Almost 300 Santas and elves boogied with the Breakfast Club at Webb City Junior High School cafeteria before Christmas break, celebrating fa-la-la and good will over homemade biscuits and gravy. Mrs. Claus, the Grinch and other festive folk feted costumed kids at the club’s weekly breakfast meeting that promotes friendship and inclusivity. It was a morning of board games, music and kids hanging out.
At one table, Urijah Hampton, 13, was holding court with his buddies, plugged into the beat of the Christmas spirit. Urijah says little but his joie de vivre speaks volumes.
“Christmas is extra special with special needs kids,” said Laniey Mahurin, 12, seated next to Urijah. “It makes it so much fun.”
“I like making friends with people,” Mahurin said, “who may be different.”
The Breakfast Club is a school club that furthers friendship and involvement between special needs students and other students. It ranks among the recognized activities and programs that earned WCJHS the honor of being named a National Banner Unified Champion School by the National Special Olympics.
The club is part of the school’s best practices to merge general education students with those with disabilities. Kristin Huff, special education teacher, started the club with 30 kids last year. The club numbered 297 last week.
As such, this junior high is a bellwether for other schools in addressing issues of inclusion and friendship for special needs students within the larger framework of the students, school, staff and community.
Webb City Junior High is one of only five schools in Missouri to be selected as a National Banner Unified School. And it is the first junior high in Missouri to receive the award.
“Together we can do great things,” Huff said. “You belong here.”
“We started out because our kids were having difficulty making friends at the school, so we invited some kids to eat breakfast once a week and it’s grown from there,” Huff said.
“We have gone from our students staying in the classroom, not knowing anybody, to them walking down the hall with kids yelling their names, giving them high fives, and inviting them to birthday parties.
“We’re trying to make sure every kid feels included and that they belong at school,” she said.
A stampede of nearly 300 students hurry to check in to enjoy the last Breakfast Club before Christmas.
Webb City is among 205 schools nationwide comprising the 2023 Class of National Banner Unified Champion Schools.
Such champion schools demonstrate a commitment to inclusion by meeting 10 standards of excellence developed by a national panel of leaders from Special Olympics and the education community. Primary activities within these standards include Special Olympics Unified Sports (where students with and without disabilities train and compete as teammates), Inclusive Youth Leadership and Whole-School Engagement.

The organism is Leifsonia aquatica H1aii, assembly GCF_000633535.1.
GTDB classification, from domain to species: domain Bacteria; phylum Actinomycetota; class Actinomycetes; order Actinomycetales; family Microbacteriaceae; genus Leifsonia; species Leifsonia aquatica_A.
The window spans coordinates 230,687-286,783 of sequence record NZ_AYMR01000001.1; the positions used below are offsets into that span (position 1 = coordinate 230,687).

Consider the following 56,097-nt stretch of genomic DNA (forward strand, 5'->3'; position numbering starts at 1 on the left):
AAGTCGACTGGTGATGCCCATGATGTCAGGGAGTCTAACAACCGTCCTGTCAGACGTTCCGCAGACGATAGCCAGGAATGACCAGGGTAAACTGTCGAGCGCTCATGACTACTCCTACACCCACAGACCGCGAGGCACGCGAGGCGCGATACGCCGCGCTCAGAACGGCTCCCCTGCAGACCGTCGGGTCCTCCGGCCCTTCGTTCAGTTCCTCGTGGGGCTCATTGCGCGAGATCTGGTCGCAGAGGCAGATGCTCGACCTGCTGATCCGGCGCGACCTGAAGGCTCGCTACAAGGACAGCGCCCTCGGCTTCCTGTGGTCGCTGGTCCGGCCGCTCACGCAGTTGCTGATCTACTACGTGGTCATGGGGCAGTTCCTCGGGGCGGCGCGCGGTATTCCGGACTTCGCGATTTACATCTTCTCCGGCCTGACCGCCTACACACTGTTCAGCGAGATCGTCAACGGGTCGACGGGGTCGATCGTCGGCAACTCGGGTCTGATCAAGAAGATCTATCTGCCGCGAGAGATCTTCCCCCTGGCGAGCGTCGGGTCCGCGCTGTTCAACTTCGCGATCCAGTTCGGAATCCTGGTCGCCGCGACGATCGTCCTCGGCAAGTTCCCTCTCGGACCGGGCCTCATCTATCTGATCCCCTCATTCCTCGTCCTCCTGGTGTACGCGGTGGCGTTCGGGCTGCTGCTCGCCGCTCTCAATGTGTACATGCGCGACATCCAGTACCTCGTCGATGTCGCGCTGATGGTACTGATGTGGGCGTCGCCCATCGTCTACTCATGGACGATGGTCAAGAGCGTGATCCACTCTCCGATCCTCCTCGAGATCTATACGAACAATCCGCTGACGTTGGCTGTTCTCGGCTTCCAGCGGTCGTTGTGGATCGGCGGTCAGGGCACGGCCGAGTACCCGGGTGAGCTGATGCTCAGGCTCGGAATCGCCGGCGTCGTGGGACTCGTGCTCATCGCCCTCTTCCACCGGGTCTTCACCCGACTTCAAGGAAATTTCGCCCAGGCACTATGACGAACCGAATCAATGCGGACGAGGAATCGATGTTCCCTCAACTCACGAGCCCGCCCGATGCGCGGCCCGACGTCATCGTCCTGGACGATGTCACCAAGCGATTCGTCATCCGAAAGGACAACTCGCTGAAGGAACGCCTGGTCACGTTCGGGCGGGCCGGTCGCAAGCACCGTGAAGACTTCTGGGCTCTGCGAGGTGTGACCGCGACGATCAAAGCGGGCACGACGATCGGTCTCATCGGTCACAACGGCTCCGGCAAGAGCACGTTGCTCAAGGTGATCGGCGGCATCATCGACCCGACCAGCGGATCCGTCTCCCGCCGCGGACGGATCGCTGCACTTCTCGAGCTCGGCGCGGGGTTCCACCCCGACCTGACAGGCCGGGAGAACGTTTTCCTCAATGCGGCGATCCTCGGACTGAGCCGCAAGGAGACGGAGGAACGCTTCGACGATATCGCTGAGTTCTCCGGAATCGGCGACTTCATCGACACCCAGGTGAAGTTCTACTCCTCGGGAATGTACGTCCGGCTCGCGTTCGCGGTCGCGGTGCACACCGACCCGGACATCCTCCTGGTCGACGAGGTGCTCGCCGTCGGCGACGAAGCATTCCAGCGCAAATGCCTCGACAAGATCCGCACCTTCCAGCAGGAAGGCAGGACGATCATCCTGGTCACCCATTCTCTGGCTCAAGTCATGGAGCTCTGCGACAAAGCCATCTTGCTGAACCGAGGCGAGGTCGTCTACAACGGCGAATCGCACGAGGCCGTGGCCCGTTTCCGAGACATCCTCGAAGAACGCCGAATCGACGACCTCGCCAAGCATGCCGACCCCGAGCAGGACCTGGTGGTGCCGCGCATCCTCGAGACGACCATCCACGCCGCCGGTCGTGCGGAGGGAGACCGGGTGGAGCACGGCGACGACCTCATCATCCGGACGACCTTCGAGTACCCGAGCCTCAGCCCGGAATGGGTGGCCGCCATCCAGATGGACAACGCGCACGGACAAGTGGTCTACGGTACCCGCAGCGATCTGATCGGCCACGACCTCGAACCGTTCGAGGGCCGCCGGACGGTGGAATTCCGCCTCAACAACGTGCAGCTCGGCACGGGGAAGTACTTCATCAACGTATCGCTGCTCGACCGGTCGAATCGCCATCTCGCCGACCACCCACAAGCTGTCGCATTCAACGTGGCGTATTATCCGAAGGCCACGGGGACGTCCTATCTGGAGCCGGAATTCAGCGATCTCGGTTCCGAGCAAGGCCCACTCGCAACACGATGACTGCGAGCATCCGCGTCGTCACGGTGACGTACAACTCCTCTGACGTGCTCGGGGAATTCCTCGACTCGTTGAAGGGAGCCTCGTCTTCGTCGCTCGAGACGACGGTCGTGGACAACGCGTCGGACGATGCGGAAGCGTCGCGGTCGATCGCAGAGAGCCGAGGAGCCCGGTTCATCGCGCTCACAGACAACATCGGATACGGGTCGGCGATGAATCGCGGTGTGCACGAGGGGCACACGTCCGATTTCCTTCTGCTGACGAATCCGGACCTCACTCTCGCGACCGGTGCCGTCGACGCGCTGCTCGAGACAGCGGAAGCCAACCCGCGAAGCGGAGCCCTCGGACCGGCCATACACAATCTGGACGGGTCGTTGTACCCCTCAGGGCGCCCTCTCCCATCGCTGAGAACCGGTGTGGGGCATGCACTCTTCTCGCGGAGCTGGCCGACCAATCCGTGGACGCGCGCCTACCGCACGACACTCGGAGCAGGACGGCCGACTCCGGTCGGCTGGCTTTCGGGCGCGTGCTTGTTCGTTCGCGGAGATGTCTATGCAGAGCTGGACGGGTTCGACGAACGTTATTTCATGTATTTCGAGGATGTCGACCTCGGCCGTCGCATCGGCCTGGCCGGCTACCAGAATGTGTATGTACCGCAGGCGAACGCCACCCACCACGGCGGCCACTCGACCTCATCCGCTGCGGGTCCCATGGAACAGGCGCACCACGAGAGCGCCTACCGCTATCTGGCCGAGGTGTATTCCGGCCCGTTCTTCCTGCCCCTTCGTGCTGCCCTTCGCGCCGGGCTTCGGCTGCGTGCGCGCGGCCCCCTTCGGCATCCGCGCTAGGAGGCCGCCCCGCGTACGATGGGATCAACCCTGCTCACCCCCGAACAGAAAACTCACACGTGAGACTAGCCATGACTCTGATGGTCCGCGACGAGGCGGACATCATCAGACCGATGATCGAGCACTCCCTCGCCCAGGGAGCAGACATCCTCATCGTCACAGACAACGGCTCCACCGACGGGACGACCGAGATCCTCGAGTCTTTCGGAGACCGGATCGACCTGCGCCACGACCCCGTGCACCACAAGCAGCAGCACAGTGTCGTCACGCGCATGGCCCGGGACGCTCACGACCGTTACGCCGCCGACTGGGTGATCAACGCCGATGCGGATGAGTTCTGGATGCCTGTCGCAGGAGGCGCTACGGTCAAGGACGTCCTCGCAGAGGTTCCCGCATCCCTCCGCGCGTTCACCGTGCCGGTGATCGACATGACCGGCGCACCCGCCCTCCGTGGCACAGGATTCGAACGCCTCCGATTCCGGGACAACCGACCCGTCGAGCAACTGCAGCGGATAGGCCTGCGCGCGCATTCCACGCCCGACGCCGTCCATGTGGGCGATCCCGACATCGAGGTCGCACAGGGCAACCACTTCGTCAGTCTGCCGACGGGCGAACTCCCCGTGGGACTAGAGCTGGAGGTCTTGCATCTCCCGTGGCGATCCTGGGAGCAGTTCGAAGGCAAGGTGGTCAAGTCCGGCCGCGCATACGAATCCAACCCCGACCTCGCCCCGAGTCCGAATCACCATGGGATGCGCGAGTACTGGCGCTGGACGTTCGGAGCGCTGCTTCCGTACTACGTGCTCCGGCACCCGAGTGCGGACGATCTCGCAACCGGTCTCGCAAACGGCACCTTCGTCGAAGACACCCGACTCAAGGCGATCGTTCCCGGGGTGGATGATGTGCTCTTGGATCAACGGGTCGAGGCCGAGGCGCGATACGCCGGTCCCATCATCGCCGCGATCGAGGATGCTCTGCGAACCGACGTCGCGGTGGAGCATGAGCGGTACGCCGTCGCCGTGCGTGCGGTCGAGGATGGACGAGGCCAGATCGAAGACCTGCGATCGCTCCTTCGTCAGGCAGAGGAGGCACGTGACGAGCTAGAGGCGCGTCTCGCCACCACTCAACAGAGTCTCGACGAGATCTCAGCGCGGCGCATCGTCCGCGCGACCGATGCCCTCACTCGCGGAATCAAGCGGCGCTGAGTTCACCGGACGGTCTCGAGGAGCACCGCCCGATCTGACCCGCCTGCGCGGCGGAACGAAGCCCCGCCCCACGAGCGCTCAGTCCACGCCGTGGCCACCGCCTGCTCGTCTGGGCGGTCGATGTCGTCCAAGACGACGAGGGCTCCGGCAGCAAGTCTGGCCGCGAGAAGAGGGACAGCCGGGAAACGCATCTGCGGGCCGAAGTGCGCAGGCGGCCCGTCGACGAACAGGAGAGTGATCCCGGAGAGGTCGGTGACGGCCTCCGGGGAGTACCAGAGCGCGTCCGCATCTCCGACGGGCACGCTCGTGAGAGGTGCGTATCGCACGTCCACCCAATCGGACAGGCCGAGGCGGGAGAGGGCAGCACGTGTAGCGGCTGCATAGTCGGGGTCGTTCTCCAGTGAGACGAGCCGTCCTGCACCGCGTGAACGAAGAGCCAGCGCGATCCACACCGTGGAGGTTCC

Banner Unified Champion Schools should also be able to demonstrate they are self-sustainable or have plans to sustain their activities in the future.
Emma Thomas, Unified Champion Schools senior manager for Special Olympics Missouri in Jefferson City, said the state organization supports high schools, middle schools and elementary schools with implementing the Unified Champion Schools inclusiveness strategy.
The goal of that strategy is to create opportunities on an ongoing basis for students with and without intellectual disabilities to build relationships.
Thomas commends WCJHS, which will be formally recognized with a National Banner Celebration during the second annual Webb City Night of Unity on Monday, Jan. 22.
“Webb City Junior High School is an incredibly inclusive place and so deserving of this recognition because their students and staff have demonstrated commitment to promoting inclusion and fostering a sense of belonging for everyone,” Thomas said.
“WCJHS students with and without intellectual and developmental disabilities are engaged in implementing unified sports, inclusive youth leadership, and whole school engagement in a way that is making a sustainable difference in the culture on their campus and models best practices for other schools across the state.
“We couldn’t be prouder,” Thomas said.
Although Christmas passes quickly, the Breakfast Club’s daily miracles of high fives, howdy’s and invites decks the school halls throughout the year. Where once upon a time, the Urijah’s of the world may have been marginalized, they are now welcomed into this student body of humanity and friendship.
“It’s really amazing as a parent with special needs kids to have them involved with students who know who they are, and that they are not stuck in the classroom, but are part of the school and their community with their peers,” said Shaun Hampton, father of Urijah, and his brother, Lincoln, 14.
“Both my sons attended the Breakfast Club. They loved the inclusiveness and joy of being recognized and feeling a part of,” Hampton said.
“When my younger son started, he said a few words, ‘yes or no’. Then one or two words turned into three, four or five, and then they turned into full sentences,” Hampton said.
“We can’t go out anywhere without him being recognized,” he added.
A myriad of groups form to play games while music blasts during Breakfast Club.